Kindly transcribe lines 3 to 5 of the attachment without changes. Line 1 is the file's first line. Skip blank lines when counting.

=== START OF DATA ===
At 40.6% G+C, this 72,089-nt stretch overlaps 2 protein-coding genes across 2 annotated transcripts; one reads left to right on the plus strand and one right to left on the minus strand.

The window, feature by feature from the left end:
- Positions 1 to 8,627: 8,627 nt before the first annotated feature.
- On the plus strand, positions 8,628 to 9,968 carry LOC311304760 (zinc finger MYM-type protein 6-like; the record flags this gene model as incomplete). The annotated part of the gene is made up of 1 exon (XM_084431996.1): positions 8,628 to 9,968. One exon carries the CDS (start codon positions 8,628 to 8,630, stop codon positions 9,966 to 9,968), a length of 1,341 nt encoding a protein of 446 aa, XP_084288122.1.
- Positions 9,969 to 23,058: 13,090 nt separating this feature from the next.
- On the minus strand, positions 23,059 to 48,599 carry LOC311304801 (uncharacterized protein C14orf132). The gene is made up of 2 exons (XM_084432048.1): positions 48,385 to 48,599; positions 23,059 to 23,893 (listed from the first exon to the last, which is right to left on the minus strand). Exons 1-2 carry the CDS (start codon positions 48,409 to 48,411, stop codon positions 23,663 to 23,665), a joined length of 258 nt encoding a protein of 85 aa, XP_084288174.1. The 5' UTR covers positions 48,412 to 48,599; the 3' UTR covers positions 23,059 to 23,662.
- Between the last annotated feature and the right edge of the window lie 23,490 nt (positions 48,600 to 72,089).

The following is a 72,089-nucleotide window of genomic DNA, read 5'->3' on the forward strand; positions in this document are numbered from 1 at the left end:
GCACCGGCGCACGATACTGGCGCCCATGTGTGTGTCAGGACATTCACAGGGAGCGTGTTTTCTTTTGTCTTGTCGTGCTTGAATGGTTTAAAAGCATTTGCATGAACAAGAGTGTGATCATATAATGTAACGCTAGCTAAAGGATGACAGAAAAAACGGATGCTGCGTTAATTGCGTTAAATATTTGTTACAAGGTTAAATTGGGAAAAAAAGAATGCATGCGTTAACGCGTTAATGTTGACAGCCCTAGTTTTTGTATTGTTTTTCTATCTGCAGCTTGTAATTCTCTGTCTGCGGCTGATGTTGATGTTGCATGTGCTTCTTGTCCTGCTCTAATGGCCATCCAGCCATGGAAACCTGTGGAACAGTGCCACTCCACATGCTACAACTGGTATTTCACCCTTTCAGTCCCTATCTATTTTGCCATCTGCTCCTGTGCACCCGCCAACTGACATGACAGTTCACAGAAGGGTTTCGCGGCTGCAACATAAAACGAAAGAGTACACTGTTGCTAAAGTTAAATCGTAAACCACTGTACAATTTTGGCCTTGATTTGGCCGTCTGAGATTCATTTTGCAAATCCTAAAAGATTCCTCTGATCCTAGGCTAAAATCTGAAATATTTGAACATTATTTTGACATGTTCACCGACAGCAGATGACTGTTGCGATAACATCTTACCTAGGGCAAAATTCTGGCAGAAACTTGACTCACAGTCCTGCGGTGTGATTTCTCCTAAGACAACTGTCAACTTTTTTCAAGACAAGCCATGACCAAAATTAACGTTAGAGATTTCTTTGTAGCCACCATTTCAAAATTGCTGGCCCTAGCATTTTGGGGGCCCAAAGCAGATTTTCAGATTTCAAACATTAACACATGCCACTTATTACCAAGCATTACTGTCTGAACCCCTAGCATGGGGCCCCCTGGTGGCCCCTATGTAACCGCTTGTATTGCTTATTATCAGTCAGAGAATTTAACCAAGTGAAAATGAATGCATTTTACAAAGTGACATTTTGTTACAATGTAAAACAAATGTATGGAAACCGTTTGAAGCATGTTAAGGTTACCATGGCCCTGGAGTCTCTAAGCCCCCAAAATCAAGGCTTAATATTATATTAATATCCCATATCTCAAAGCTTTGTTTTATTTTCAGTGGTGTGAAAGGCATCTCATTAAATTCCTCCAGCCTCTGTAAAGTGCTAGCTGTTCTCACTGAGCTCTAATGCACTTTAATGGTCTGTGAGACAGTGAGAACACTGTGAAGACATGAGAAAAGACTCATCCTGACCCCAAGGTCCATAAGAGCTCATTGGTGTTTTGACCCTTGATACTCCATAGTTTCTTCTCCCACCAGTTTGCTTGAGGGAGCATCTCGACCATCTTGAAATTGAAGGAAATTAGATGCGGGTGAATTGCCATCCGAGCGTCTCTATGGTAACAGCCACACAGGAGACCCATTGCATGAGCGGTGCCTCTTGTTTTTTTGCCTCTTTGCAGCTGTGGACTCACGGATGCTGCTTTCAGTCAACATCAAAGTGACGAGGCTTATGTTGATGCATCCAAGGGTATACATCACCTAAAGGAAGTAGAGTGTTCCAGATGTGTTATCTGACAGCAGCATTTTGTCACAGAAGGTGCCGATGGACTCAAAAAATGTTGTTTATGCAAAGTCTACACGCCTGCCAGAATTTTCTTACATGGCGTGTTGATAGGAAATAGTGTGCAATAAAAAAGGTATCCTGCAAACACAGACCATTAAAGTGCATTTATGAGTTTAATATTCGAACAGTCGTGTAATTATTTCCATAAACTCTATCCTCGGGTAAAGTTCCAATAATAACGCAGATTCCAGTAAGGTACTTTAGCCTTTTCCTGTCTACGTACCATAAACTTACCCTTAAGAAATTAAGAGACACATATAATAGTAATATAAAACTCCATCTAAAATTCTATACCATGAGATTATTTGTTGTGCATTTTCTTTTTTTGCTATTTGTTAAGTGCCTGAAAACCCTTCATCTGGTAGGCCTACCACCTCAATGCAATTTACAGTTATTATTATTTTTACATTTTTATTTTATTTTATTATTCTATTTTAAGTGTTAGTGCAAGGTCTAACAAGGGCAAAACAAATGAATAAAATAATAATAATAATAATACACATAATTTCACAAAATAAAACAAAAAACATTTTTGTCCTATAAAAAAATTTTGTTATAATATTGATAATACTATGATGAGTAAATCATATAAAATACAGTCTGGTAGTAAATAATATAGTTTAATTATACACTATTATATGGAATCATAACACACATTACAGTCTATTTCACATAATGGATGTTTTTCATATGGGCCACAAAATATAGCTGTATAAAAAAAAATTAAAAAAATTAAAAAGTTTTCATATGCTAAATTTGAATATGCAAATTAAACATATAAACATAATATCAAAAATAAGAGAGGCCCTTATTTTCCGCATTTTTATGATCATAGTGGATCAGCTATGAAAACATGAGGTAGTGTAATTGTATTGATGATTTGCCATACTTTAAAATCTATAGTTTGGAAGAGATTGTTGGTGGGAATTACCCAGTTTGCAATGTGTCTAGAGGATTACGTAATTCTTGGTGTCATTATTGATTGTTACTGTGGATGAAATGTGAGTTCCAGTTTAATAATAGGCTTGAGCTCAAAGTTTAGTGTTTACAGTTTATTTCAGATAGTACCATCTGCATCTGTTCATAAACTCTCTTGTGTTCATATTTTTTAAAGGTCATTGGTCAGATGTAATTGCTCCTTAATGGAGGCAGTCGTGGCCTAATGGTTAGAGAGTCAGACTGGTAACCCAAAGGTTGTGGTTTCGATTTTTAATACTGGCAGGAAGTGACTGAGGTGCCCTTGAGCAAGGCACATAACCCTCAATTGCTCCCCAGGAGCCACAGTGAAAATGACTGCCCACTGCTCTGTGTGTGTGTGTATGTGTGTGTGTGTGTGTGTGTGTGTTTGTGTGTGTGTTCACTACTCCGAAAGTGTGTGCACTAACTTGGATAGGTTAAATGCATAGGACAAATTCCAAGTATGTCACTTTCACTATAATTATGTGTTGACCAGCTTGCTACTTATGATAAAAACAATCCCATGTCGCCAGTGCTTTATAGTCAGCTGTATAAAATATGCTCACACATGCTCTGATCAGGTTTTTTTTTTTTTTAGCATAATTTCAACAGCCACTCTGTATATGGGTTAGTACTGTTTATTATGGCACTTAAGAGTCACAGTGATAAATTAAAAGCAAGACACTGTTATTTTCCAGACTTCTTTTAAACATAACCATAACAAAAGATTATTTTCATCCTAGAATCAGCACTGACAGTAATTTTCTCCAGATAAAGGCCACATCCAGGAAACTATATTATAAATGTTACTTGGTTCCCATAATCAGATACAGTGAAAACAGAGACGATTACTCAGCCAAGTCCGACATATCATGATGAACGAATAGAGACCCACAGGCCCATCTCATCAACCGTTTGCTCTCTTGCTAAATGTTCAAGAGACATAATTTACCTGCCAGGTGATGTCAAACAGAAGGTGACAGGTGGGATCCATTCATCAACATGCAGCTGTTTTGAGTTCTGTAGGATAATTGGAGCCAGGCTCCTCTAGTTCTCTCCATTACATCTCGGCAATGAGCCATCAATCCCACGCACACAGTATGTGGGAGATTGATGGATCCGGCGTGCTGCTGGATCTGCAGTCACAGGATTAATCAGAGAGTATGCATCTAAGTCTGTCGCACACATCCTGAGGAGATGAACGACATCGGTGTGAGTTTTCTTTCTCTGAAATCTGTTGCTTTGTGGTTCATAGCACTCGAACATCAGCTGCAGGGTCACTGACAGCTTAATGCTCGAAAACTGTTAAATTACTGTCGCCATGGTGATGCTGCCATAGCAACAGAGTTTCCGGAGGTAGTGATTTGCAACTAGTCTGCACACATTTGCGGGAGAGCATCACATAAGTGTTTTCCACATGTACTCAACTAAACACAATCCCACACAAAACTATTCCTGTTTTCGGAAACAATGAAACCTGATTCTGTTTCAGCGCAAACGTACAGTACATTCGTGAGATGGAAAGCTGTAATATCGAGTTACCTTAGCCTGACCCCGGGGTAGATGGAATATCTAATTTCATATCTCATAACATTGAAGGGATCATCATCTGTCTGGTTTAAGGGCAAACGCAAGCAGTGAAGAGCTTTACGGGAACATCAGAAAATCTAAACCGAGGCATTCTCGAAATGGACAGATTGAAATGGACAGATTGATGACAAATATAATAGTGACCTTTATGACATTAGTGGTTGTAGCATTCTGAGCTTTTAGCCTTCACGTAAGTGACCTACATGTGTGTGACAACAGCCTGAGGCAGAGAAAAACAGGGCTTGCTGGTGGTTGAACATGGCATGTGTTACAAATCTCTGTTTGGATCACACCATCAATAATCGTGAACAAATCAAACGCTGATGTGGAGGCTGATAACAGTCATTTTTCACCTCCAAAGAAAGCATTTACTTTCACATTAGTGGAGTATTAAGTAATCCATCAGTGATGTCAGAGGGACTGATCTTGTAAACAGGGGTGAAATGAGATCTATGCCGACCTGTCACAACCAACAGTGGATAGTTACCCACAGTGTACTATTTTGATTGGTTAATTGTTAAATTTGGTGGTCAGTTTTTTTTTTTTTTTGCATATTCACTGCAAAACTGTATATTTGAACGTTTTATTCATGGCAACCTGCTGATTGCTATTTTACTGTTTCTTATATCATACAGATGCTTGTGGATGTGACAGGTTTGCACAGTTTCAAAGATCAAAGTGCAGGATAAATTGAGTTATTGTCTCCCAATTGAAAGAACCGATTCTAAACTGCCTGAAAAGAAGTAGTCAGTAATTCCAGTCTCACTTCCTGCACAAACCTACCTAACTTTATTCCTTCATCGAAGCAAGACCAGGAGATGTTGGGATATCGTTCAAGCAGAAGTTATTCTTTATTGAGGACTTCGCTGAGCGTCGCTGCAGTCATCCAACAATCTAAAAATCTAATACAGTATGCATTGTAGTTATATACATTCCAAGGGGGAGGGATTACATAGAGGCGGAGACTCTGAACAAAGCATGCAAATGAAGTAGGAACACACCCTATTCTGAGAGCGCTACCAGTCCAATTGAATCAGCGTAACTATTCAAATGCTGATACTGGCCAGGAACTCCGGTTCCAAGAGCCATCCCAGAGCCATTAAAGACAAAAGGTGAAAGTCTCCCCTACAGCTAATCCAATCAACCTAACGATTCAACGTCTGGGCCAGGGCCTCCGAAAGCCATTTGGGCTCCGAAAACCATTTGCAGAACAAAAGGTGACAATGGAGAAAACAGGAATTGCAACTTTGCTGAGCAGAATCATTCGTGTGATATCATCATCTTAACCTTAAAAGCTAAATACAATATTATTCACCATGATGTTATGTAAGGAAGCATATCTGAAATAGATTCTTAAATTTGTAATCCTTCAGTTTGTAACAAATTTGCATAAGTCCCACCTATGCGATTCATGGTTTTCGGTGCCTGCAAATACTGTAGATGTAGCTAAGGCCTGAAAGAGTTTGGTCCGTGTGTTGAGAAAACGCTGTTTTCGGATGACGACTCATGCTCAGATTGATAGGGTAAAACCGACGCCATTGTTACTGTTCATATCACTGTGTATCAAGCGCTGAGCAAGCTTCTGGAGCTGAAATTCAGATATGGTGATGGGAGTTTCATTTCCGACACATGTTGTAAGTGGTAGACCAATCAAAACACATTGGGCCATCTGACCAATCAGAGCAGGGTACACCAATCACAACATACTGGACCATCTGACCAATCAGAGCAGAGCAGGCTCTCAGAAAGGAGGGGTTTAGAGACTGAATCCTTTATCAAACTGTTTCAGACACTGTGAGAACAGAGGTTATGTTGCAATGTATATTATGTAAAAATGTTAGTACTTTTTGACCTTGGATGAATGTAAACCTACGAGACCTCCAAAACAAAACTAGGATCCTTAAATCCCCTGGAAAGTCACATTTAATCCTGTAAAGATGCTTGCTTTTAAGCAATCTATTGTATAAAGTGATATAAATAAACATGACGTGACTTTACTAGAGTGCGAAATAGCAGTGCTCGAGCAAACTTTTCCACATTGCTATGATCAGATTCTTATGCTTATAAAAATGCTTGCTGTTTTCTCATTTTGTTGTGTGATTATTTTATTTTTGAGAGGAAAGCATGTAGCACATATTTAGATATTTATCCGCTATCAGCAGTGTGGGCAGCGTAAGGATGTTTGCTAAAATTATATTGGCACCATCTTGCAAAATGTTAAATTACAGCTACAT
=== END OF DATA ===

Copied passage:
- Positions 1 to 8,627: 8,627 nt before the first annotated feature.
- On the plus strand, positions 8,628 to 9,968 carry LOC311304760 (zinc finger MYM-type protein 6-like; the record flags this gene model as incomplete). The annotated part of the gene is made up of 1 exon (XM_084431996.1): positions 8,628 to 9,968. One exon carries the CDS (start codon positions 8,628 to 8,630, stop codon positions 9,966 to 9,968), a length of 1,341 nt encoding a protein of 446 aa, XP_084288122.1.
- Positions 9,969 to 23,058: 13,090 nt separating this feature from the next.